Approximately 65% of patients with diffuse large B-cell lymphoma are cured with first-line therapy. However, approximately 10% to 15% exhibit primary refractory disease, and 20% to 25% experience relapse after initial response. Eligible patients receive second-line therapy followed by high-dose chemotherapy and an autologous hematopoietic stem cell transplant, previously the only potentially curative option for this population. Recently approved chimeric antigen receptor (CAR) T-cell therapies offer an alternative curative option for patients who have experienced a second-line or later relapse or whose disease is refractory. CD19-targeting CAR T cells are autologous T cells expressing an anti-CD19 CAR that, when reintroduced to the patient, identify and kill CD19+ B cells. Because of the novelty of CAR T-cell therapy and the complexity of this patient population, identification of ideal candidates is still being defined. This article summarizes 3 patient cases, focusing on the important aspects of patient selection for CAR T-cell therapy.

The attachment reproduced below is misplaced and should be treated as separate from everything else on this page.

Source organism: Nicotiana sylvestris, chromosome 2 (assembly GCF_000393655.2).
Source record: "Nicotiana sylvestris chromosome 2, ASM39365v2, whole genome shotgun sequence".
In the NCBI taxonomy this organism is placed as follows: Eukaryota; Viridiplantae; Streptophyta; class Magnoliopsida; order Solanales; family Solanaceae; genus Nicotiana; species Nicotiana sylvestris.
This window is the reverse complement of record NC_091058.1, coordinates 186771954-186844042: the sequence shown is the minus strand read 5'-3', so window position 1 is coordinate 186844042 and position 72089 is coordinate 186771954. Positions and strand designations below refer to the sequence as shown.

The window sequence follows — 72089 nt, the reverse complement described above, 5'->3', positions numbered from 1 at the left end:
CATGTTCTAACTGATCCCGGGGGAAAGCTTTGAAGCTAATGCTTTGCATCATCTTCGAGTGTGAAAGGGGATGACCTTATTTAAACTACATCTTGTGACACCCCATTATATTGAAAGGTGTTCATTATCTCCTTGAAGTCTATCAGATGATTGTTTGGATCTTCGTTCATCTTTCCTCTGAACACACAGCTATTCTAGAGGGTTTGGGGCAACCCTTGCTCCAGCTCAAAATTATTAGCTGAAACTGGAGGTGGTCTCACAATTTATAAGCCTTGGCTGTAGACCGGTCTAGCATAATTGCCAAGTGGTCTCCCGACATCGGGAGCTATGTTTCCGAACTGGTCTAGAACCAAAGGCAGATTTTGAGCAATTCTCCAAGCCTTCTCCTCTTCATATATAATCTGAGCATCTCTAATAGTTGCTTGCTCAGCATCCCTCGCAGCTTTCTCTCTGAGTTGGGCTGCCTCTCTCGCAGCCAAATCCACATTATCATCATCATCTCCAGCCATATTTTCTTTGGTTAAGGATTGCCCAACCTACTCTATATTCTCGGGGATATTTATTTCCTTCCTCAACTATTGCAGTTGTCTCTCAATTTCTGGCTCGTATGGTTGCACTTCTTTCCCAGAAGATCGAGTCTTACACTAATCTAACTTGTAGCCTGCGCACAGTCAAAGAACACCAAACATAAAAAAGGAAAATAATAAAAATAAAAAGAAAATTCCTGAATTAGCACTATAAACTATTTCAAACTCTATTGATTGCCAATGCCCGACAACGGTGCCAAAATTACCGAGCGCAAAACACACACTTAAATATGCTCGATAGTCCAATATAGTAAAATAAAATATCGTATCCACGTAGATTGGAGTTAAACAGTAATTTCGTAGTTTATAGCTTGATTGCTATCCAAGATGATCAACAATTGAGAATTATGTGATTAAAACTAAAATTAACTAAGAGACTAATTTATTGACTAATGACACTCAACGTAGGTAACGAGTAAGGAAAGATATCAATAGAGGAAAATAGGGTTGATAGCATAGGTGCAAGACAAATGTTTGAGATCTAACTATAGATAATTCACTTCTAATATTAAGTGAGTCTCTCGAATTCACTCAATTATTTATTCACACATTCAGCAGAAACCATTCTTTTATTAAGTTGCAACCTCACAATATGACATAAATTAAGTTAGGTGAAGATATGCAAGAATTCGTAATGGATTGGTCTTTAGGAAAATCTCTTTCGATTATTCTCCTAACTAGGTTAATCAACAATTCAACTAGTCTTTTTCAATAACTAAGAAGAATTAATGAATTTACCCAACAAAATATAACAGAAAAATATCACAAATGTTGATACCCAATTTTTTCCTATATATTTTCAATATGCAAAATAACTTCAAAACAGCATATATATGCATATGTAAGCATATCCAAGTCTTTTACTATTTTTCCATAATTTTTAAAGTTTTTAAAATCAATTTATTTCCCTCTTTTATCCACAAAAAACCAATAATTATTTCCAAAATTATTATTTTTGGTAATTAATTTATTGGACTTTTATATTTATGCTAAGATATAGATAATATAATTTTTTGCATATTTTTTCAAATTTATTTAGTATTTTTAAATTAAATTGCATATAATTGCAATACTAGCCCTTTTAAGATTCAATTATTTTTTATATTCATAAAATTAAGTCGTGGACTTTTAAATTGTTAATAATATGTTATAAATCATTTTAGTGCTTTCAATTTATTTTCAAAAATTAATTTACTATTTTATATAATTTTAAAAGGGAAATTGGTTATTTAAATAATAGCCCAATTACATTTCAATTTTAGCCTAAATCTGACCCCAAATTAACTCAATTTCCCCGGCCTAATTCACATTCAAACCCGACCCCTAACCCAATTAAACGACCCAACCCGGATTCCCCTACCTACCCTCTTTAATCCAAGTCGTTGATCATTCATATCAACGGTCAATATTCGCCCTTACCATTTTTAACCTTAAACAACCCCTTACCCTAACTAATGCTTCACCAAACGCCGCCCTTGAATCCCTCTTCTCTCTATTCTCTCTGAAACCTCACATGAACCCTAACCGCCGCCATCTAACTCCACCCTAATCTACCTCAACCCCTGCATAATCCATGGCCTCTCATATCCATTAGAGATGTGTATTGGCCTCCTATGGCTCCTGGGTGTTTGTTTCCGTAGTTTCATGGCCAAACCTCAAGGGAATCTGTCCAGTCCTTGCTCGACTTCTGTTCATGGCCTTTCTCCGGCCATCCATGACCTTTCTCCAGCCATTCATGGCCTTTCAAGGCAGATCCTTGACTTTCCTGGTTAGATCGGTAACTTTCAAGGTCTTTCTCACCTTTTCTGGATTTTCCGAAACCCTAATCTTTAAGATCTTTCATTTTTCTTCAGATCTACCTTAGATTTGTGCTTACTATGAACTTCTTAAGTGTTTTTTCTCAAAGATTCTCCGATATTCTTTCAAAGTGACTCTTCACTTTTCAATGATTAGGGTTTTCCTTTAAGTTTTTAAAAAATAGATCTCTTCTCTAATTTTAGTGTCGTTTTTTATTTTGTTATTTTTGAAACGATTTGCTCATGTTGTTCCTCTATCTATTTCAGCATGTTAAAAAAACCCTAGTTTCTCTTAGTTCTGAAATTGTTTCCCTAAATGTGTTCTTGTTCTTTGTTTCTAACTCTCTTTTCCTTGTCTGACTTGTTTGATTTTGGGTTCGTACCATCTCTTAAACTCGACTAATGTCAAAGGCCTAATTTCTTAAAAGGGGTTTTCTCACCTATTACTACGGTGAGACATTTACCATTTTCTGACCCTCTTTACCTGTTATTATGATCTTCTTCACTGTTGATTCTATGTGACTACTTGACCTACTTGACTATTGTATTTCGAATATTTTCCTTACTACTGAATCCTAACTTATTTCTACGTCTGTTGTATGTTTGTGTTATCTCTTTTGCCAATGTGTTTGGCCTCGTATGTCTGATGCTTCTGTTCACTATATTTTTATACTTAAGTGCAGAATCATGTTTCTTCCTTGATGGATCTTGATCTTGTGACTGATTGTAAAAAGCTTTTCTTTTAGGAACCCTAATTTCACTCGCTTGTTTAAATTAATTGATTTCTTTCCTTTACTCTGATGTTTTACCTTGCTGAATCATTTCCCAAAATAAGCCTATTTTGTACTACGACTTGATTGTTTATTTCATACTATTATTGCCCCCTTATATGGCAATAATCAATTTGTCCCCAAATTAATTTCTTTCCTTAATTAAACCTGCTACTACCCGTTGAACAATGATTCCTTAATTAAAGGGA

- CAR T-cell therapy
- Chimeric antigen receptor
- Diffuse large B-cell lymphoma
PubMed: MeSH publication types
- Journal Article
- Research Support, Non-U.S. Gov't